Hernandez coming back strong from injury

Buddy Hernandez missed two full seasons, but he's picked up right where he left off before his Tommy John Surgery. The right-handed reliever has a 1.08 ERA in 15 games in Triple-A Richmond with a 5-0 record. Here's an interview with Hernandez before the start of the season.

SHANKS: First of all, how are you feeling?
HERNANDEZ: I feel good. I feel real good. Strong. Excited. I'm just ready to get back out there and start competing again.

SHANKS: When was your Tommy John surgery?
HERNANDEZ: February 20th in 2006. I haven't pitched in a game since April of 05 because I tried to rehab before surgery and it just didn't work out. So it's been almost two full years since I've pitched in a game.

SHANKS: Did you think you were going to need surgery when you were rehabbing in 05, or did you want to avoid it at all costs?
HERNANDEZ: I was obviously hoping to avoid it at all costs. It would seem like we would make some progress and then we had a little bit of a setback. Then we thought the rest of the offseason would calm it down. It was just so hard because the MRIs were coming back and were not showing anything. So they're just not going to cut you open unless there is a definitive answer on the image, and it just wasn't showing up. So that's why it took longer on deciding about the surgery.

SHANKS: It would almost have been better if it had been completely torn.
HERNANDEZ: Right. If it would have shown up right away, I could have pitched at the end of last year and been ready to go. But I feel good and I'm ready to get back out there.

SHANKS: Is the mental part the toughest part about coming back?
HERNANDEZ: Yeah I believe it's probably a lot more important than the physical stuff. Your body can get through it. It's just a matter of your mind getting you through each day – one day at a time. There are peaks and valleys. One day you'll feel like everything is feeling good, and then the next day you might be a little sore. That's part of the rehab process. Your mind is a powerful thing. You have to tell yourself, ‘hey there's light at the end of the tunnel.' I almost tried to not look ahead, but looking back to see where I was six months ago. I wasn't even throwing a baseball, and then I was throwing off a mound, and then getting ready to pitch in games. So you just have to take it one day at a time and it'll work out.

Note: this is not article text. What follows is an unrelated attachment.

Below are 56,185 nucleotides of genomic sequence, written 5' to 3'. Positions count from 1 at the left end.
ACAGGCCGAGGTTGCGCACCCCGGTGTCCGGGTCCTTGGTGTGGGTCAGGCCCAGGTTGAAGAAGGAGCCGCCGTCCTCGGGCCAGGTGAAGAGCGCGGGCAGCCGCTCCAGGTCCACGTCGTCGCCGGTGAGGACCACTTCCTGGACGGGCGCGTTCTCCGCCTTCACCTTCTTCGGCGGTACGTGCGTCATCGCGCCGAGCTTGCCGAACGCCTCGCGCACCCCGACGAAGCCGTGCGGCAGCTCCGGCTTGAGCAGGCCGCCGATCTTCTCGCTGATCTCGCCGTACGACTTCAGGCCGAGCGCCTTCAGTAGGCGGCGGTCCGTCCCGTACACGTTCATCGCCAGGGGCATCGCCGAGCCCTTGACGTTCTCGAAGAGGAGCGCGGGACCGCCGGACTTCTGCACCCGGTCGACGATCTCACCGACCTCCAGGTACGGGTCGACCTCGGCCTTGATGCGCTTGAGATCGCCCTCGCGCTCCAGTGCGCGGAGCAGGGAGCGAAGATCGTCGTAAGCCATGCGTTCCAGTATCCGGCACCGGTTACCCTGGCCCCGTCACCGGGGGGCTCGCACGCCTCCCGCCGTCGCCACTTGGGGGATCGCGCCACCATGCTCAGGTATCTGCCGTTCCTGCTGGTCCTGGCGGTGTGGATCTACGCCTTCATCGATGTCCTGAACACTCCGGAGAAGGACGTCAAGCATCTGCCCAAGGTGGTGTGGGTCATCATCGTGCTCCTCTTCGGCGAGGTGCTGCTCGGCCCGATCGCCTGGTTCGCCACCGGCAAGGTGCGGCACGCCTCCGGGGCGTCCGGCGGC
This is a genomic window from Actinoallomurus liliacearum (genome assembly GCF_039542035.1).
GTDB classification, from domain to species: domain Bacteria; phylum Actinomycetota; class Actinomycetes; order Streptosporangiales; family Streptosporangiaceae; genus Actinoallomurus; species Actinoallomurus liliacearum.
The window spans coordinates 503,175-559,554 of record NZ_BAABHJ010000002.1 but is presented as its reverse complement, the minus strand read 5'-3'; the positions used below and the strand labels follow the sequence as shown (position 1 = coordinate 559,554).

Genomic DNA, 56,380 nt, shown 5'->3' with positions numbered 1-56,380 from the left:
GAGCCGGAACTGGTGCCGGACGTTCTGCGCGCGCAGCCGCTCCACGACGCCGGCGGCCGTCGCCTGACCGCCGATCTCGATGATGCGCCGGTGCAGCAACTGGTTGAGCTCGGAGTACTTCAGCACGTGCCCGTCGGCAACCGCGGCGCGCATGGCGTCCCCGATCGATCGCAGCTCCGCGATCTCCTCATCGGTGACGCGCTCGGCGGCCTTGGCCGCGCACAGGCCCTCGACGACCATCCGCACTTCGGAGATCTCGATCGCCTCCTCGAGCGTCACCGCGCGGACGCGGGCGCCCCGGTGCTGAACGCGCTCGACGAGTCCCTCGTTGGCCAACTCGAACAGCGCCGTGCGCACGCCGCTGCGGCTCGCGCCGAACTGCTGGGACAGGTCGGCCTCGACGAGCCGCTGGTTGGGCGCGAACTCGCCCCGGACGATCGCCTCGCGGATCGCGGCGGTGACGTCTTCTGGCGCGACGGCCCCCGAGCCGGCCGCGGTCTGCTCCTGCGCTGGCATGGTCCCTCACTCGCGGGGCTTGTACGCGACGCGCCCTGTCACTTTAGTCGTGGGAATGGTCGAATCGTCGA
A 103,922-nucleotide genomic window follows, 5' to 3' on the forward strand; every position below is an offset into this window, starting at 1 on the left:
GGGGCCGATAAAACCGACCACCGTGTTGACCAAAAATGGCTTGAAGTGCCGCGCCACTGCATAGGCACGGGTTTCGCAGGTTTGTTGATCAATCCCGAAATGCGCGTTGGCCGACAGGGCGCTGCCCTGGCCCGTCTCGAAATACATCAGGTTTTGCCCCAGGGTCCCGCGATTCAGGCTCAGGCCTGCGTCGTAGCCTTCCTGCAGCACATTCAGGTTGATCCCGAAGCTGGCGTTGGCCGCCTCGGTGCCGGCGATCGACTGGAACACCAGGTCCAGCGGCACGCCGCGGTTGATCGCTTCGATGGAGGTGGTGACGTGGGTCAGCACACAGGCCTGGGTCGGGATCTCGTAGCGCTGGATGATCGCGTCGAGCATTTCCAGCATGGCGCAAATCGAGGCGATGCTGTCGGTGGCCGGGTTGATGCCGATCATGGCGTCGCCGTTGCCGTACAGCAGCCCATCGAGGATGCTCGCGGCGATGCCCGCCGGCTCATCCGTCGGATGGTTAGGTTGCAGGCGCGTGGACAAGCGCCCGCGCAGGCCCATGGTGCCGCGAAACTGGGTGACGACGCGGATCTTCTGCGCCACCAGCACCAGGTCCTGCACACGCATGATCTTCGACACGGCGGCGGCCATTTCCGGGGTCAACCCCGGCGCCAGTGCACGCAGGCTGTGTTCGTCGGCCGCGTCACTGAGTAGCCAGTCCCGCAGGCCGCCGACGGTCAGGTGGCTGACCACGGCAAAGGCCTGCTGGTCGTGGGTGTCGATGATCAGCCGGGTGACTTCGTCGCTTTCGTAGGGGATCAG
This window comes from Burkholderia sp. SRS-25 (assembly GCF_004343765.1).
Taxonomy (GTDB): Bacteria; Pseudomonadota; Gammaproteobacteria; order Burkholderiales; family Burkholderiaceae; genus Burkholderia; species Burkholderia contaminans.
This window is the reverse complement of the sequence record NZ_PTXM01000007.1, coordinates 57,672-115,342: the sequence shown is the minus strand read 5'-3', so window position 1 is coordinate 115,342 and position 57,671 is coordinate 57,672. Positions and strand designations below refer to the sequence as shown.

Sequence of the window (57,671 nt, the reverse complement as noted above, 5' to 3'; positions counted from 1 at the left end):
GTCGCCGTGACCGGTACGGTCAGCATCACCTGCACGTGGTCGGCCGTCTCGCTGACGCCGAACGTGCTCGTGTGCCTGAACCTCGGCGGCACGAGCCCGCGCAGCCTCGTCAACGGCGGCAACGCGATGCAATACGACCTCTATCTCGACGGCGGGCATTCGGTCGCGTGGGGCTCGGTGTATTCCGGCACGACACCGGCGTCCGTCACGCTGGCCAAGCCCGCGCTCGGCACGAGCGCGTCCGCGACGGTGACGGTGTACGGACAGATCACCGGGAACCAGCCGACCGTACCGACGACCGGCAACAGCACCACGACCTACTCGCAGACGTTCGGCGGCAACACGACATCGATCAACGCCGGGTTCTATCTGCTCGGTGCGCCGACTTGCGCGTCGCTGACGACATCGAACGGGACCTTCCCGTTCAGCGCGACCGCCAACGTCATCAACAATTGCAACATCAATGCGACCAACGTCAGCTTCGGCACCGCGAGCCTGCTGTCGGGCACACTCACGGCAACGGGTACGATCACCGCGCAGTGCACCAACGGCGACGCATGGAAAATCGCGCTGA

SHANKS: What is the one thing you have to worry about coming back to you – velocity or location?
HERNANDEZ: I would think it's going to be location, since you're going to get stronger and stronger the further away you get from your surgery and the rehab process. They say sometimes it's two years until you're confident and back. So if I can just come back and have my location, which is what I relied on before, I know I can still get people out.

SHANKS: You've always been the unheralded underdog. You never saw your name on the prospect lists, but every year you'd go out and get the job done. With you having this surgery, this is just another obstacle for you to overcome and succeed.
HERNANDEZ: Right. I think it's just another step in the process. Some guys have the easy way, and some guys take the long route. I was fortunate enough to be healthy early on in my career, but it's just part of the game. They know what I can do when I'm healthy. If I get back to that point, and I feel like I'm just about there now, it's just going to all come back. Once that happens, they're going to see that I'm ready to go.

SHANKS: Before you got hurt, and when you had that year in Richmond in 2004, how close do you think you were to being able to compete for a big league job?
HERNANDEZ: From the way I take it, I was in big league camp in 05 and was one of the last guys cut. I think it came down to that trade there at the end of spring training when they got Jorge Sosa. Who knows, if they don't make that trade maybe I make that club. Maybe I don't, but you can't look back now. It's just a matter of going out there and putting up my numbers again. Bobby (Cox) saw me in spring training that year and I had a great spring, so he knows what I can do. Once he finds out if I'm pitching well, maybe he'll give me a chance.

SHANKS: But did you think as far as your stuff and ability you were ready right then in the spring of 2005?
HERNANDEZ: Oh yeah. The way I was pitching that spring and the way I started off in Richmond, I felt real good. I knew I was one phone call away, but luck turned against me and I got hurt.

SHANKS: With Tommy John surgery, so many people think they can get it out of the way and get back to the way they were before. You had never had this pop up before had you?
HERNANDEZ: No this was totally out of the blue. Knock on wood, I've been healthy my whole career and haven't had any problems whatsoever. I've been working hard, so it's just a matter of going out and pitching. I'll be working with Guy (Hansen) and he's a heck of a pitching coach. We work well together.

Bill Shanks is the author of Scout's Honor: The Bravest Way To Build A Winning Team, a look inside the Braves‘ traditional scouting and player development philosophies. He can be heard on 680 the Fan in Atlanta and 105.5 the Fan in Macon. Email Bill at thebravesshow@email.com.

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